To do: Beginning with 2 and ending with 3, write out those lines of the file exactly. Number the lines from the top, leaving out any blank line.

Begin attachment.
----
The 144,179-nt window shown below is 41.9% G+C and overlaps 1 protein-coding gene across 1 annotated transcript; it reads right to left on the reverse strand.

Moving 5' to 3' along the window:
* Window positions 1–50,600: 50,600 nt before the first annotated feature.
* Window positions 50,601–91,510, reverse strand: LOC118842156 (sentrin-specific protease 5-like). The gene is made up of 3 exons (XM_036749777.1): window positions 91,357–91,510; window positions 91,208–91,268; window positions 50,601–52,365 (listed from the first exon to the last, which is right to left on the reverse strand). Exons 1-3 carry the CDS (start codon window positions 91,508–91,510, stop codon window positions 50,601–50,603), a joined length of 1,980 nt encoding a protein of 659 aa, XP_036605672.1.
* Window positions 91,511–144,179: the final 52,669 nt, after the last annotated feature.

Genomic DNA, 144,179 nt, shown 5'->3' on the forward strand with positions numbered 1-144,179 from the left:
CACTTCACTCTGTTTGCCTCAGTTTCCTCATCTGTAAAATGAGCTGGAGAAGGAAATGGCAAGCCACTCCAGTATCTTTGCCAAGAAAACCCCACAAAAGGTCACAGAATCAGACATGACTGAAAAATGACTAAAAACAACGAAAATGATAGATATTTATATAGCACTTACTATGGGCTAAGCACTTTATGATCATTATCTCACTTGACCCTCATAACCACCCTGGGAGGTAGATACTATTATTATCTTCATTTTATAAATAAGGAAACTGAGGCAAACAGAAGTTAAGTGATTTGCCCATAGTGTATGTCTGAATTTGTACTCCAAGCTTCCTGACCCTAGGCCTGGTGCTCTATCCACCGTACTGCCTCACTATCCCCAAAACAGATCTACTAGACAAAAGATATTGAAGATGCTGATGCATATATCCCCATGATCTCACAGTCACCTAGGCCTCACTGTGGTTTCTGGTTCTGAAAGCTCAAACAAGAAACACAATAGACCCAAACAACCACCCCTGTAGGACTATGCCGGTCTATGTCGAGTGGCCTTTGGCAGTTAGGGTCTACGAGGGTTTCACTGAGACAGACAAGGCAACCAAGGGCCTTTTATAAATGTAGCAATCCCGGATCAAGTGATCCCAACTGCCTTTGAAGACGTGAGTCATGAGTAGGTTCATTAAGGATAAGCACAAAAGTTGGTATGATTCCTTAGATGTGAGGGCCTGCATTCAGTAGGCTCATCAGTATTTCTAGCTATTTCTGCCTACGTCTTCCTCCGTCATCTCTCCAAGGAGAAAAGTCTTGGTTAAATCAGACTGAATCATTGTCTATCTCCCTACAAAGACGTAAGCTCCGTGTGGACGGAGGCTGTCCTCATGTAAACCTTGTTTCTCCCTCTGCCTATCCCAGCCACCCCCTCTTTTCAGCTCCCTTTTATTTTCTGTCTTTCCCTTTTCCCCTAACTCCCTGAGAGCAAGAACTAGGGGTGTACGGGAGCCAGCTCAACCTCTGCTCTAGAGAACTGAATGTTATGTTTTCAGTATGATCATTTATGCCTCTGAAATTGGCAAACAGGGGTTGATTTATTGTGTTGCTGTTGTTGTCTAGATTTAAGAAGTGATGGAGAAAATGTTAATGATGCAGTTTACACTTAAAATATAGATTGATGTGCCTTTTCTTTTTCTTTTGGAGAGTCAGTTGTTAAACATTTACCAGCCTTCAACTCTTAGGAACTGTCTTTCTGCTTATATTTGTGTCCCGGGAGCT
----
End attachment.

Moving 5' to 3' along the window:
* Window positions 1–50,600: 50,600 nt before the first annotated feature.